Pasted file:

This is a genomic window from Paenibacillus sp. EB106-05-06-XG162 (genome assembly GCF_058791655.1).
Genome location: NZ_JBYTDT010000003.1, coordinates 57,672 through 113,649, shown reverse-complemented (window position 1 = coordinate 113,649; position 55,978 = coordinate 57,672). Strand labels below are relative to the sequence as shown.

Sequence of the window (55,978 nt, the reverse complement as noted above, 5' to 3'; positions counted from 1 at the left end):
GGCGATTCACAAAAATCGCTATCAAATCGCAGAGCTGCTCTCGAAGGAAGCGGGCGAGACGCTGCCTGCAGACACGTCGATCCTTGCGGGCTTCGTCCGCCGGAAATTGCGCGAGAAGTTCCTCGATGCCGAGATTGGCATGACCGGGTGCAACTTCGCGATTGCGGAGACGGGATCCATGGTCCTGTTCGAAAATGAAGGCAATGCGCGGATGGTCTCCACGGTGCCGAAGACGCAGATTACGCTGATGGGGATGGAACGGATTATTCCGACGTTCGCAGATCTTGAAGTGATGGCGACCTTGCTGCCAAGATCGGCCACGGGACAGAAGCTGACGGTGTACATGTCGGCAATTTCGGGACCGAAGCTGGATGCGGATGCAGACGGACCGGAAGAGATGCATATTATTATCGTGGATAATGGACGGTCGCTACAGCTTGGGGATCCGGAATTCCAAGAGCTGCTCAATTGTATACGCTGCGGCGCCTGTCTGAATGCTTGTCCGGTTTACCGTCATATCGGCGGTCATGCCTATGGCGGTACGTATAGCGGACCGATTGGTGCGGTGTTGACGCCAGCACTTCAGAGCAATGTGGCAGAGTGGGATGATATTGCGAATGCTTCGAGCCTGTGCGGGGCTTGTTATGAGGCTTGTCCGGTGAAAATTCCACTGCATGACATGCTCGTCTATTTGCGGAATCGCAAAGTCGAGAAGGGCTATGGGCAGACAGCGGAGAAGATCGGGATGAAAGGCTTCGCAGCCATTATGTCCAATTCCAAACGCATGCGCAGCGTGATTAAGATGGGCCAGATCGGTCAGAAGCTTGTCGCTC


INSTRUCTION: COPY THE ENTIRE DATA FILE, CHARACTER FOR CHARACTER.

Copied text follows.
This is a genomic window from Paenibacillus sp. EB106-05-06-XG162 (genome assembly GCF_058791655.1).
Genome location: NZ_JBYTDT010000003.1, coordinates 57,672 through 113,649, shown reverse-complemented (window position 1 = coordinate 113,649; position 55,978 = coordinate 57,672). Strand labels below are relative to the sequence as shown.

Sequence of the window (55,978 nt, the reverse complement as noted above, 5' to 3'; positions counted from 1 at the left end):
GGCGATTCACAAAAATCGCTATCAAATCGCAGAGCTGCTCTCGAAGGAAGCGGGCGAGACGCTGCCTGCAGACACGTCGATCCTTGCGGGCTTCGTCCGCCGGAAATTGCGCGAGAAGTTCCTCGATGCCGAGATTGGCATGACCGGGTGCAACTTCGCGATTGCGGAGACGGGATCCATGGTCCTGTTCGAAAATGAAGGCAATGCGCGGATGGTCTCCACGGTGCCGAAGACGCAGATTACGCTGATGGGGATGGAACGGATTATTCCGACGTTCGCAGATCTTGAAGTGATGGCGACCTTGCTGCCAAGATCGGCCACGGGACAGAAGCTGACGGTGTACATGTCGGCAATTTCGGGACCGAAGCTGGATGCGGATGCAGACGGACCGGAAGAGATGCATATTATTATCGTGGATAATGGACGGTCGCTACAGCTTGGGGATCCGGAATTCCAAGAGCTGCTCAATTGTATACGCTGCGGCGCCTGTCTGAATGCTTGTCCGGTTTACCGTCATATCGGCGGTCATGCCTATGGCGGTACGTATAGCGGACCGATTGGTGCGGTGTTGACGCCAGCACTTCAGAGCAATGTGGCAGAGTGGGATGATATTGCGAATGCTTCGAGCCTGTGCGGGGCTTGTTATGAGGCTTGTCCGGTGAAAATTCCACTGCATGACATGCTCGTCTATTTGCGGAATCGCAAAGTCGAGAAGGGCTATGGGCAGACAGCGGAGAAGATCGGGATGAAAGGCTTCGCAGCCATTATGTCCAATTCCAAACGCATGCGCAGCGTGATTAAGATGGGCCAGATCGGTCAGAAGCTTGTCGCTC